In the second stanza the speaker goes on to describe some day to day details of what their lives would be like together. Christopher Marlowe was an English dramatist, poet and translator of the Elizabethan era. The idealization of rural life is essentially what separates pastoral poetry from simple rustic verse. Carpe diem is a Latin phrase meaning seize the day. Each line contains exactly four heavy stresses, and the metrical feet are almost always iambic. He is older than his girl friend and is trying to force her and persuade her to sleep with him as soon as possible. The Passionate Shepherd to His Love by Christopher Marlowe: Summary and Analysis The Passionate Shepherd to His Love is a famous pastoral song which generally sung to praise the rural life in the lap of nature.
She sees through the negative connotation in his promises. The use of typical Biblical jargon and tone can be witnessed in the words delivered by both. From this poem, we can easily understand how the people in 16th century expressed their love with a gentle and sincere tone. The shepherd-swains shall dance and sing For thy delight each May-morning: If these delights thy mind may move, Then live with me and be my love. This regular meter, sustained through the twenty-four lines, remarkably never descends into the sing-song quality so prevalent in tetrameter, primarily because Marlowe salts his lines with a variety of devices that complement the meter without drawing too much attention to its rigid regularity.
Not much is known about Andrew Marvels life; though scholars do know in the sass he had a part in the English Government. It was meant to symbolize that this was a nuptial invitation, and that the Shepherd's lady was not strictly defined though she may well have been meant to be a virgin bride. The person that the poem is written about. The gentleman started by introducing a charming and delightful fantasy by flattering her. It might not be necessary for love to be, for a specific kind of feeling or even with a specific perspective.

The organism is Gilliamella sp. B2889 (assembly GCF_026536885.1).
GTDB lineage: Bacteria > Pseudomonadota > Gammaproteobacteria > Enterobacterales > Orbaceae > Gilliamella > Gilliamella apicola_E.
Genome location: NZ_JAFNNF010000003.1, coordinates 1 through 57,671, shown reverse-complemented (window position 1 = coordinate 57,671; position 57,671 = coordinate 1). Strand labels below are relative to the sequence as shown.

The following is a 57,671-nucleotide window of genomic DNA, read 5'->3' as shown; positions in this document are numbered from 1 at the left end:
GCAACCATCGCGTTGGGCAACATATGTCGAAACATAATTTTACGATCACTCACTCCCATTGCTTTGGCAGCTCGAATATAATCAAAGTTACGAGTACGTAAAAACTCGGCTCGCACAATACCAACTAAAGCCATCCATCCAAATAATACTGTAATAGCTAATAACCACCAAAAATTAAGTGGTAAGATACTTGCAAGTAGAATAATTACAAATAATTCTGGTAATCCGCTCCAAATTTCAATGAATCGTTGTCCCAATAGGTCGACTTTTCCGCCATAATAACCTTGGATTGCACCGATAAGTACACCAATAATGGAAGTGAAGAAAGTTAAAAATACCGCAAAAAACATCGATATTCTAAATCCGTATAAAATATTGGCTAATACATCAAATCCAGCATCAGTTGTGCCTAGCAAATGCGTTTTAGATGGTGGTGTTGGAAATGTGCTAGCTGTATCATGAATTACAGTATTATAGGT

But the reality is that relationships were tricky business back in Marlowe's day, and they haven't become any simpler here in the 21st century. I think it was such an intimate thing between poet and reader. The poem commences with a request to the beloved of the speaker to come to live with him and be his love. The meter, though seemingly regular, gives a great deal of meaning and music to this poem. Love is rarely the cause of such poems. Love is not love when, Which alters when't alteration finds, And that even if some element of the relationship is removed the love will remain strong.
Stanza Three And I will make thee beds of Roses And a thousand fragrant posies, A cap of flowers, and a kirtle Embroidered all with leaves of Myrtle; The shepherd still has a number of different enticements to offer his lover in the hope that she will join him. The Shepherd may not have been real, but the emotions and effects created by this poem have their own reality. She also doubts whether the shepherd is telling her the truth. She needs to be vigorous and active. And we're still not done.